It started off quietly.
Bored, Dance had lain back there resenting the heat. They’d parked on the last one of three concrete house pads at the end of a rough-graded gravel street. The developer abandoned the project some time ago, judging by the fourteen-foot volunteer trees shading half of this pad. A forlorn plumbing stack juts up near what would have been the kitchen.
The pads had the advantage of being open spaces in the midst of drought-stricken silk trees and mulberry and Japanese privet and scraggly yellow pine in the areas that were disturbed by the dozers. It did not soothe the gardener’s soul in Dance to recognize what he was looking at. He gave it all a jaundiced glare, and stayed in the jeep.
The rocky slopes rising beyond the disturbed areas were mixed pine and hardwoods, both too thick for fire safety and too thinned by dry weather to look nice. They weren’t the kind of lush Sherwood green that induce visions of Bambi and Thumper, or at least of spoiled squirrels who aren’t paying attention in time. He didn’t much like the idea of poking around in there to look at the tracks on the deer and pig trails through there, going down to the water. Dance could see the spider webs that built up over the summer. They like dry heat. They’re usually a warning sign for other pests, too. He grew certain the woods were full of deer ticks, and possibly dog fleas, depending on how many coyotes and feral dogs are out there.
“Well, guys,” Emma said quietly, before it got weird, “this is the end of the directions. The last email in Barret’s stack says, ‘wait for nightfall.'”
Drin had looked over again at Dance, for the umpteenth time. That look: “Can you smell anything you don’t like?”
Dance had already reported that he didn’t smell anything but dry woods, with some bayou maybe a quarter mile away. That’s close. He could hike down there, if needs be, to look for crawdads and frogs and fish. That’d give Barret something to think about. He talked about visting Pen’s place before, on some trip recording rural blues artists.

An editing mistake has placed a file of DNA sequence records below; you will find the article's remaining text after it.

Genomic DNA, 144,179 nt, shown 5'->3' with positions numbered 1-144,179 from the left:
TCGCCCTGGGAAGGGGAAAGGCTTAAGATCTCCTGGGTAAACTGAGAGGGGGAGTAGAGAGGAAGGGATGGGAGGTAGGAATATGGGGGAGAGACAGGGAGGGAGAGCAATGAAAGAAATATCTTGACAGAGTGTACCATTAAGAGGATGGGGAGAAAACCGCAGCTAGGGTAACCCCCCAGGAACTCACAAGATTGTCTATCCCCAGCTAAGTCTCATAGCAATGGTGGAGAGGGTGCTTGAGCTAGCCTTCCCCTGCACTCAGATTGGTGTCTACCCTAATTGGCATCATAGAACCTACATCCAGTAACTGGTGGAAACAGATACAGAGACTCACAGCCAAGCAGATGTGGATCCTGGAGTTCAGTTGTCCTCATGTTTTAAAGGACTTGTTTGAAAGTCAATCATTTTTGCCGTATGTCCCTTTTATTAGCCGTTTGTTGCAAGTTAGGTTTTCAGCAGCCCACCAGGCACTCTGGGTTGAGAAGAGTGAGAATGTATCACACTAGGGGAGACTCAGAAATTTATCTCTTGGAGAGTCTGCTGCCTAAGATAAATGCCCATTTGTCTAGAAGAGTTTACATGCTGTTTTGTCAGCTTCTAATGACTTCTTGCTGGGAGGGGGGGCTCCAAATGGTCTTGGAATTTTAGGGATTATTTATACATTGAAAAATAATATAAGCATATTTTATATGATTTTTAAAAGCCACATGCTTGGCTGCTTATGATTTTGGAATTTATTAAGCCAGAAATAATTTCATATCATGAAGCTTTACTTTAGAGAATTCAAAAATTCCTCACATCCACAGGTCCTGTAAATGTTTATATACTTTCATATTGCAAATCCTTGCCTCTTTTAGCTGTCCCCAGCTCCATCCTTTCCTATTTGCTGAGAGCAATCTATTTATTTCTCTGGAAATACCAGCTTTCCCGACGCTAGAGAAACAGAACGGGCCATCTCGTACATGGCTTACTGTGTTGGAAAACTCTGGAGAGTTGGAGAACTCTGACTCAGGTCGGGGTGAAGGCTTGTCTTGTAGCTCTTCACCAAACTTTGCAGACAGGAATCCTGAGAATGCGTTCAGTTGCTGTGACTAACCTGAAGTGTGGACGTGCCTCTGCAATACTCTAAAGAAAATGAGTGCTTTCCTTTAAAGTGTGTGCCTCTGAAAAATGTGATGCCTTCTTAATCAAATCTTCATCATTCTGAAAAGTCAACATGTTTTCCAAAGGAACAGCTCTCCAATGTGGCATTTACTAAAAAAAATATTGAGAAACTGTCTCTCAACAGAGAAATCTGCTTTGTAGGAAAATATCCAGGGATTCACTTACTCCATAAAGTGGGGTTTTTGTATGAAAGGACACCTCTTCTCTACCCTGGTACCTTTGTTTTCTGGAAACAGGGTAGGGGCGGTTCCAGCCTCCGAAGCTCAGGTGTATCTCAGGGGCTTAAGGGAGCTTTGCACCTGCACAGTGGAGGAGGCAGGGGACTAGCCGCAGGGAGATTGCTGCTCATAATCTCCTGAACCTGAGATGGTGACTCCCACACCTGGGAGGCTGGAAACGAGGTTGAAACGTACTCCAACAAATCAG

“Hate it when they do that,” Barret had commented about the directions, when he was still awake, just starting to slouch in the front passenger seat. He didn’t sound worried, though. “Makes you wonder what they don’t want you to see, but it’d be impolite to ask about it.”
Dance remembered his tail tip flicking in annoyance, and how he’d tried to stop it before it hits something noticeably. He’d been trying to stick with the ordinary appearance, and he knew he was failing sometimes. He knew Barret has been politely glancing aside from the subtleties, just as he can politely ignore Barret’s eager references to playing recent computer game alpha versions that only a few investor-geeks might have access to test out. Somebody like Bud Innes, or Auren Han, if he bothered with games.
It didn’t make Dance any more patient with things, either, knowing from Barret’s critiques that he should skip paying for one much-ballyhooed attempt and wait for the next thing by a competing game company instead. It was surprising to find how much he really, really wanted to sit down and zone out and just blow things up and make that next level that’s been driving him crazy, dammit.
Barret even told him where the cheat keys were hidden, although Dance would rather not use them. He remembered thinking crossly that he will be weak, some night, and he will yield to the damnable temptation, and then he’ll be cross with himself. He was cross with himself knowing that he’s going to do it, when he hasn’t even had a chance to resist.
Or possibly he was just cranky.
He’s feeling hungry again too. He’s been eating everything in sight, including a surprising number of bags of jerked beef, and that wasn’t even counting two big incautious Norway rats he caught outside the dumpster behind the gas station while the rest of his party was all busy in the restrooms. The rats tasted heavily of the garlicky pizza crusts they’d been living on.